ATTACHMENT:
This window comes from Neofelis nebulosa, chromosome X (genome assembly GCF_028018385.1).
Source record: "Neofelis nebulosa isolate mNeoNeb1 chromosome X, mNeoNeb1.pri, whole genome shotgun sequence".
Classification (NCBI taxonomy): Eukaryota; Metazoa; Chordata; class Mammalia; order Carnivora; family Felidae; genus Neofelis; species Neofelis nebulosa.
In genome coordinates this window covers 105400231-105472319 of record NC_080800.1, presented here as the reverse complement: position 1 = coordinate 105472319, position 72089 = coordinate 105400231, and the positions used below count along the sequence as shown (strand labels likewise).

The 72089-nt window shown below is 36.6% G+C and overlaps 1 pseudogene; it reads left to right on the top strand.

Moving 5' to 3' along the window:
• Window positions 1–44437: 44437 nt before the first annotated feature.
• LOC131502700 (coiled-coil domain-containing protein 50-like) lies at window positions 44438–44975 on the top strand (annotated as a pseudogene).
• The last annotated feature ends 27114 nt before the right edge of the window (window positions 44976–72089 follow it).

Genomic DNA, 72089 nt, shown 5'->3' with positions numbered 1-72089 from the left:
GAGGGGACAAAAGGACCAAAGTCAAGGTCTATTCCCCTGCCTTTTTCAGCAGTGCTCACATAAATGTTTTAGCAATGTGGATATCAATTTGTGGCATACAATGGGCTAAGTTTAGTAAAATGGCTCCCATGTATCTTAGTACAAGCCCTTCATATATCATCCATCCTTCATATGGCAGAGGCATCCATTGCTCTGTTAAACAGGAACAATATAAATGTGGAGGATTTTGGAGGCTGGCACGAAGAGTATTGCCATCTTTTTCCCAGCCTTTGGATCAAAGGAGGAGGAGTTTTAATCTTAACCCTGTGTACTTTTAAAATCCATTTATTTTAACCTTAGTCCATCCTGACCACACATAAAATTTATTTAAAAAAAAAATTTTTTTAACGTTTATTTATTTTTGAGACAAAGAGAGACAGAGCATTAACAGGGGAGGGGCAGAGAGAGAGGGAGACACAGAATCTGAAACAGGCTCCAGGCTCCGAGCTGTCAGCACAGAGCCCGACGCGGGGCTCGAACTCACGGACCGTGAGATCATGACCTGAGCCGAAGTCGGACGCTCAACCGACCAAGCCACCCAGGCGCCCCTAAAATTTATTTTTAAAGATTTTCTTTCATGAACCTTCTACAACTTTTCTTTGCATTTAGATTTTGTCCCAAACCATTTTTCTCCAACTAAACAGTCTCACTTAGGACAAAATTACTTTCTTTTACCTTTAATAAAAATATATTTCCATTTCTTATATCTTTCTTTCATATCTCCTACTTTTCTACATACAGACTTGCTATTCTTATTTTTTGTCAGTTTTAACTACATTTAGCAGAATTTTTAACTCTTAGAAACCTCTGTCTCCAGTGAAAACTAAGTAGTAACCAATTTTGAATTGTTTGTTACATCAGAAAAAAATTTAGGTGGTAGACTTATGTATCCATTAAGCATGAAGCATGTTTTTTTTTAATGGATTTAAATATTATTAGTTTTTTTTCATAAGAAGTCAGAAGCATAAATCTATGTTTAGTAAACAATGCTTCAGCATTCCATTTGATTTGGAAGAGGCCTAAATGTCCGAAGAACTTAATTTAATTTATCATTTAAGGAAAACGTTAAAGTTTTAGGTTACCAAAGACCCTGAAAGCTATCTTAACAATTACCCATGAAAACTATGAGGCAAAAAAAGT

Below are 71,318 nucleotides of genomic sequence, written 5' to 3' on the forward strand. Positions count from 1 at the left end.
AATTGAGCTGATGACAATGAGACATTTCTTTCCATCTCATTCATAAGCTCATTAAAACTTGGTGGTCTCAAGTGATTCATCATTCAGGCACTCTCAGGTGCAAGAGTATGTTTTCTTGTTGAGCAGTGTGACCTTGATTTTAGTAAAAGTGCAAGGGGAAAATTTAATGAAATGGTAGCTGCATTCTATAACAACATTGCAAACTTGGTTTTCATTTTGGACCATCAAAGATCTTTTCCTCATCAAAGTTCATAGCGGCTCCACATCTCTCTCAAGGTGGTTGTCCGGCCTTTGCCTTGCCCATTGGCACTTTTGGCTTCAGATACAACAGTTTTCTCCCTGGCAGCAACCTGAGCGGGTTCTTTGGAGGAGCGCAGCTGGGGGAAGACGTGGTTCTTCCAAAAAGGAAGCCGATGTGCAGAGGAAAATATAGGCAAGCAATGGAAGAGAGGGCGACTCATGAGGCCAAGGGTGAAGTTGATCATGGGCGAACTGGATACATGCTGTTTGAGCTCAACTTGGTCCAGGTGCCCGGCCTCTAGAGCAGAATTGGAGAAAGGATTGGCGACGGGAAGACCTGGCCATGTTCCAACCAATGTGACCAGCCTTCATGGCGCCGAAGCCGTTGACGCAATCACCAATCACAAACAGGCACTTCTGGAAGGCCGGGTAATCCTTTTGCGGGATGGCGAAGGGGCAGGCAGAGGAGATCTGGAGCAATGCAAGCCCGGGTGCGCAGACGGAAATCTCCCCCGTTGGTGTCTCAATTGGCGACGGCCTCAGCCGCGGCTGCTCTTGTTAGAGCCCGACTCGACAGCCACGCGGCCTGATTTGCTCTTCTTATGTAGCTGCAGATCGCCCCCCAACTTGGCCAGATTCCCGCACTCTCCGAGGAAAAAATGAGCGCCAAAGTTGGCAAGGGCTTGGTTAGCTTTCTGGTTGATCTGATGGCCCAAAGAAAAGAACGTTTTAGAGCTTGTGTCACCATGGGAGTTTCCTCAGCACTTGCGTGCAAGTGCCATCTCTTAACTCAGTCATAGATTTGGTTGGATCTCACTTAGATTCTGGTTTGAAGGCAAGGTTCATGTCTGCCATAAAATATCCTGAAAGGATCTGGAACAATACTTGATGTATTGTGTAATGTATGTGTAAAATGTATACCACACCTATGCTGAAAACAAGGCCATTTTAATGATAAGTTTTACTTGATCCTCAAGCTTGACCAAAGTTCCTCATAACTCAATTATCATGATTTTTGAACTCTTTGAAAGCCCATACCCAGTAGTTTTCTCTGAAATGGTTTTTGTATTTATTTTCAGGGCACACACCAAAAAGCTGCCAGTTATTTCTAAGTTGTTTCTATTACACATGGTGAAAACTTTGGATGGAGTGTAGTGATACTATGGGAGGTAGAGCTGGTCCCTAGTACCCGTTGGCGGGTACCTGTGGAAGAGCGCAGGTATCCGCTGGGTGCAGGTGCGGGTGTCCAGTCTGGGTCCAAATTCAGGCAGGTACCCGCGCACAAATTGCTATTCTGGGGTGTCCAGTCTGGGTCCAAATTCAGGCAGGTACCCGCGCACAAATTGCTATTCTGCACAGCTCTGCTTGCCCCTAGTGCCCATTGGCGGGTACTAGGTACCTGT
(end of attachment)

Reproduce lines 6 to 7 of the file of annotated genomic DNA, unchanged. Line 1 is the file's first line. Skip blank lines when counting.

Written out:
Moving 5' to 3' along the window:
• Window positions 1–44437: 44437 nt before the first annotated feature.